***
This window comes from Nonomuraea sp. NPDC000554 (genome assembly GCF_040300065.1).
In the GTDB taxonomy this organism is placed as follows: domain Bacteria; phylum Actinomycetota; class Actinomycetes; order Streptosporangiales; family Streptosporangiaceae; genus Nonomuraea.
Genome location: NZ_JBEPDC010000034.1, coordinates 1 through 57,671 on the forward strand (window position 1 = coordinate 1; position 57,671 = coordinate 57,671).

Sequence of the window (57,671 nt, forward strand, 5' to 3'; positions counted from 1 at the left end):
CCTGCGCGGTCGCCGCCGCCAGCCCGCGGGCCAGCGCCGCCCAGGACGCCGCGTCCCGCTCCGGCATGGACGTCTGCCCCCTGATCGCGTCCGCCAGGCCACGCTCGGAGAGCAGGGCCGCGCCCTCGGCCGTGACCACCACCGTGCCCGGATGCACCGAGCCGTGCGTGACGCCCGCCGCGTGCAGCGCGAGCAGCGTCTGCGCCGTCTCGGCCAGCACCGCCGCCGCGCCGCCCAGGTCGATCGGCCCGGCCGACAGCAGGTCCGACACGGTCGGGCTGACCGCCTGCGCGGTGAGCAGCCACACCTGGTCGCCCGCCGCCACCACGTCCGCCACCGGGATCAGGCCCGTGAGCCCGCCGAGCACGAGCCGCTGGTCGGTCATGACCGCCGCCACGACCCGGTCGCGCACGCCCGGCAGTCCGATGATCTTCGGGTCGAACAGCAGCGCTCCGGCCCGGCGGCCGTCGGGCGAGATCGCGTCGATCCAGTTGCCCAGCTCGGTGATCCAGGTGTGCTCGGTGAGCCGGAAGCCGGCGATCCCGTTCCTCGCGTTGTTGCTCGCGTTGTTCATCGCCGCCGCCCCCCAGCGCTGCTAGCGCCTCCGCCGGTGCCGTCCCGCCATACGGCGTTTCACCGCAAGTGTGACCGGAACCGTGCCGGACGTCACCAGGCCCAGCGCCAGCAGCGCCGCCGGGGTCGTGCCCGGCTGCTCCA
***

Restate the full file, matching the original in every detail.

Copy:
This window comes from Nonomuraea sp. NPDC000554 (genome assembly GCF_040300065.1).
In the GTDB taxonomy this organism is placed as follows: domain Bacteria; phylum Actinomycetota; class Actinomycetes; order Streptosporangiales; family Streptosporangiaceae; genus Nonomuraea.
Genome location: NZ_JBEPDC010000034.1, coordinates 1 through 57,671 on the forward strand (window position 1 = coordinate 1; position 57,671 = coordinate 57,671).

Sequence of the window (57,671 nt, forward strand, 5' to 3'; positions counted from 1 at the left end):
CCTGCGCGGTCGCCGCCGCCAGCCCGCGGGCCAGCGCCGCCCAGGACGCCGCGTCCCGCTCCGGCATGGACGTCTGCCCCCTGATCGCGTCCGCCAGGCCACGCTCGGAGAGCAGGGCCGCGCCCTCGGCCGTGACCACCACCGTGCCCGGATGCACCGAGCCGTGCGTGACGCCCGCCGCGTGCAGCGCGAGCAGCGTCTGCGCCGTCTCGGCCAGCACCGCCGCCGCGCCGCCCAGGTCGATCGGCCCGGCCGACAGCAGGTCCGACACGGTCGGGCTGACCGCCTGCGCGGTGAGCAGCCACACCTGGTCGCCCGCCGCCACCACGTCCGCCACCGGGATCAGGCCCGTGAGCCCGCCGAGCACGAGCCGCTGGTCGGTCATGACCGCCGCCACGACCCGGTCGCGCACGCCCGGCAGTCCGATGATCTTCGGGTCGAACAGCAGCGCTCCGGCCCGGCGGCCGTCGGGCGAGATCGCGTCGATCCAGTTGCCCAGCTCGGTGATCCAGGTGTGCTCGGTGAGCCGGAAGCCGGCGATCCCGTTCCTCGCGTTGTTGCTCGCGTTGTTCATCGCCGCCGCCCCCCAGCGCTGCTAGCGCCTCCGCCGGTGCCGTCCCGCCATACGGCGTTTCACCGCAAGTGTGACCGGAACCGTGCCGGACGTCACCAGGCCCAGCGCCAGCAGCGCCGCCGGGGTCGTGCCCGGCTGCTCCA